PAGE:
Problems include law enforcement officers who assaulted ex-wives, took advantage of children, showed up to work drunk, lied about internal investigations, committed road rage violence, stole confiscated money or were convicted of homicide and arson.
In one case, an officer issued a traffic ticket but then took it back after the offender contacted his wife about an affair the officer was having. In another case, a sheriff was convicted of distributing methamphetamine within 1,000 feet of a school.
The vast majority of officers currently employed by an agency in Kansas – more than 99.5 percent – do not face any action from CPOST in a given year.
“To me it’s a happy story, a story of professionalism,” said Gary Steed, the CPOST director. “We are contributing to the professionalism of law enforcement by maintaining a standard.”….Continue reading
Although less than 0.5 percent of Kansas officers lose their licenses every year, many of the crimes they do commit are shocking and egregious. Here is a partial list of behaviors that have caused Kansas law enforcement officers to lose their license since 2013:
▪ Pointed a rifle at a dispatcher and verbally threatened to shoot the dispatcher.
▪ Pushed his ex-girlfriend’s head into a wall. The officer then lied and said during that time he had been securing the scene of a potential suicide victim, when in fact he didn’t know what had happened to the potential suicide.
▪ Went to his ex-wife’s house while drunk, took out his gun, pushed her head down on a couch and threatened to shoot himself.
▪ Shot a gun in an empty office building, said that he saw someone with a weapon but video footage showed no one else present.
▪ Sent inappropriate texts to a woman he met during his official duties, invited her into his police car and engaged in inappropriate touching.
▪ Pepper-sprayed his mother-in-law in the face, after he claimed she had approached him in an aggressive manner and would not let him do a welfare check on his son, who was in her temporary custody pending a divorce.
▪ Attended a Halloween haunted house while intoxicated and “struck a 16-year-old role player in the mouth without provocation.” He also lied during the investigation…..Continue reading
BY OLIVER MORRISON
A little over a year ago, Dusty Edington, 21, received a notice in the mail that he owed $1,200 to a Speedy Cash in Wichita.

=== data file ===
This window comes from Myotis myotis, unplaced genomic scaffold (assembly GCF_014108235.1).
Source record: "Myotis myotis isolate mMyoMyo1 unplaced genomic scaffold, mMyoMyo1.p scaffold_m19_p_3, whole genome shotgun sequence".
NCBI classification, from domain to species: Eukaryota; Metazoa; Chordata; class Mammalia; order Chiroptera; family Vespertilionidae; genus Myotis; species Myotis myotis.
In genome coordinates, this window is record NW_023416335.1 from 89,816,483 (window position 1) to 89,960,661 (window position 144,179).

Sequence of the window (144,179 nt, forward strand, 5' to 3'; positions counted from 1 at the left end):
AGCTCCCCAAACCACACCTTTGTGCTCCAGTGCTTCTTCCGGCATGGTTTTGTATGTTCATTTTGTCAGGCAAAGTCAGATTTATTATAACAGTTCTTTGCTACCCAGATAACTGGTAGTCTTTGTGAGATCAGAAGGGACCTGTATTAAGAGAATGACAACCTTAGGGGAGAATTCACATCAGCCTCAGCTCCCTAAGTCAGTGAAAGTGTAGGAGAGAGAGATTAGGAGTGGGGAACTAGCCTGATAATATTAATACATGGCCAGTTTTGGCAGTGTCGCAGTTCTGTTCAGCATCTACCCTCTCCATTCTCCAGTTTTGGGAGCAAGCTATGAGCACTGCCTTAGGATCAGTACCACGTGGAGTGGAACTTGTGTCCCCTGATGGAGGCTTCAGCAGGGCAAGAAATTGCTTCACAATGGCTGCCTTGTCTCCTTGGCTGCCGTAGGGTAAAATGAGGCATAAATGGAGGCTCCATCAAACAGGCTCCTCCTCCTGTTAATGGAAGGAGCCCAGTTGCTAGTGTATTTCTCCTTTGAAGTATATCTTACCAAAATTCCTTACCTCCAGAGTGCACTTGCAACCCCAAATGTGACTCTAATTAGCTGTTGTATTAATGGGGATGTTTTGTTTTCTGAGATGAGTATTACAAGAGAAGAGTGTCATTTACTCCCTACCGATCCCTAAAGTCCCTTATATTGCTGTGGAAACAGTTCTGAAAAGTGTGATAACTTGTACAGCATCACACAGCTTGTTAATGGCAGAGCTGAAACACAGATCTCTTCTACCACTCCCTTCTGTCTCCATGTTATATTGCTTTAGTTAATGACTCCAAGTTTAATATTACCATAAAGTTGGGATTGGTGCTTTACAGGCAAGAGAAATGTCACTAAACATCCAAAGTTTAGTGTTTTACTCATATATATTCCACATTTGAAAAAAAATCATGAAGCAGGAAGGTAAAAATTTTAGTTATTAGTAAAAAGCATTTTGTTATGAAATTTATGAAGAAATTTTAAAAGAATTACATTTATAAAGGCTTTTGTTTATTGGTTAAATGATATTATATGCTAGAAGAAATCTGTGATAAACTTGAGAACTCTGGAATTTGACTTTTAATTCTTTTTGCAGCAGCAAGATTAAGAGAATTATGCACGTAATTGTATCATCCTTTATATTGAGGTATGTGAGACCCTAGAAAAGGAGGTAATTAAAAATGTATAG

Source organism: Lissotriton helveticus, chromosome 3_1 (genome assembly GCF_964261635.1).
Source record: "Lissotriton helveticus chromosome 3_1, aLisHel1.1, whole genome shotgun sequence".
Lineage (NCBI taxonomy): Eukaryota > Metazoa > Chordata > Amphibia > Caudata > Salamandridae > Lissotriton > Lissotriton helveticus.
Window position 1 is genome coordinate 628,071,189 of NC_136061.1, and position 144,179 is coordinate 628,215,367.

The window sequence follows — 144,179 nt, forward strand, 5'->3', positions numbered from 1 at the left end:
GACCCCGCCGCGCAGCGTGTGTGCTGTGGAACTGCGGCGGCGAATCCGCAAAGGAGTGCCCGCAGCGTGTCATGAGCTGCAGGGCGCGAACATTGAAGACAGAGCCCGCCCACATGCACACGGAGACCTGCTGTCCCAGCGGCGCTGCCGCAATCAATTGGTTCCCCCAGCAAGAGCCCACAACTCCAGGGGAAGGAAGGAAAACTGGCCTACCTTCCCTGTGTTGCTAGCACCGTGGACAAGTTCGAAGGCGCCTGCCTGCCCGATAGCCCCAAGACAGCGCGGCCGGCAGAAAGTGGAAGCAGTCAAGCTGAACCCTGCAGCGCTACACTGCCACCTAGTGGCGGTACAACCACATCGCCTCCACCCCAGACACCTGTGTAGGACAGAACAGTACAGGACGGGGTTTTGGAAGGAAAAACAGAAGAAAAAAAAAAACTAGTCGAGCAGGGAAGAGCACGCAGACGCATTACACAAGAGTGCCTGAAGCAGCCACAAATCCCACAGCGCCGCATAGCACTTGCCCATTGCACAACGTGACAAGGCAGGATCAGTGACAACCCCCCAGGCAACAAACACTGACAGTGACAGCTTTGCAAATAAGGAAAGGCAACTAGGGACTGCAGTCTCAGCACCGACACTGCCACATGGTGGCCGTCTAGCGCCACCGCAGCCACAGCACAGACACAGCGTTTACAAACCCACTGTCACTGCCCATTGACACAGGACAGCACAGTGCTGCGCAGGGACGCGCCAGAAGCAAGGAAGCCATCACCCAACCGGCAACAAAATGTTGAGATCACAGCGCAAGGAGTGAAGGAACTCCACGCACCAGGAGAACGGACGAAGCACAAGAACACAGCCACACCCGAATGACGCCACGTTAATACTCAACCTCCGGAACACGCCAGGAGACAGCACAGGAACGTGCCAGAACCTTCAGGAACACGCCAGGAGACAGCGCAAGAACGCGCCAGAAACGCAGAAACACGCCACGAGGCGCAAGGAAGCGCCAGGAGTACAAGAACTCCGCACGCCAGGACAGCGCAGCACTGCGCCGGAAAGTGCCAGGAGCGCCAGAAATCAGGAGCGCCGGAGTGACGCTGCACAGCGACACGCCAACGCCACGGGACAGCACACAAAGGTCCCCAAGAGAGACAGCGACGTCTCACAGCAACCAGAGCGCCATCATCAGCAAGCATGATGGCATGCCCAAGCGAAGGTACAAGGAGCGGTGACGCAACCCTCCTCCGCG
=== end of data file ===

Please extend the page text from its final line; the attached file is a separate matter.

He had been training at Fort Leonard Wood in Missouri for more than 150 days, so the debt didn’t make any sense. But he noticed on his account that another $200 had been charged to him two days before by PayPal.
Edington realized he’d been victimized, but he was confused about how his information was stolen. He’s careful about where he puts his information online and keeps all his records and paycheck stubs in a lockbox.
Before leaving for training, he had moved to a different apartment. Maybe, he thought, some of his mail didn’t get forwarded.
Edington had to take a day off from his military training to deal with the financial matters.
A representative from PayPal said the name on the account from which the $200 had been deposited was Justin Vanley. Police said Vanley was already being investigated. So after a day’s worth of calls, Edington was able to get his money back. And that was that.
Then, at the end of May, Vanley and 12 others were indicted on charges of running one of the largest identity theft rings that has ever been prosecuted in Kansas, according to the U.S. Attorney’s Office.
It turned out that the group had allegedly divided their work into an illicit small business, according to the U.S. attorney, with some stealing mail, some doctoring checks, some creating false identities, some heading to the store to cash it and others selling methamphetamines. They had bought two fancy cars in excess of $100,000 and were on target to net about $3.5 million in total, according to the indictment….Continue reading
BY OLIVER MORRISON
When new Wichita police Chief Gordon Ramsay applied for the job, he promised to help the city’s officers use data better and to help expand the department’s community policing. He’s already started asking for data on houses that have had three or more police calls and is instituting weekly “Compstat” meetings, in which he looks at data with top staff members.
This emphasis on analyzing data about where and when crime tends to happen has been shown to lower crime, according to Michael Birzer, a professor of criminology at Wichita State University. Crime went down in several categories, most prominently robberies, after Ramsay implemented more-modern forms of data analysis in his previous job in Duluth, Minn.
But Ramsay acknowledged in news reports when he was applying for the Wichita job that, as an outsider coming in, some people would be nervous about changes he might bring.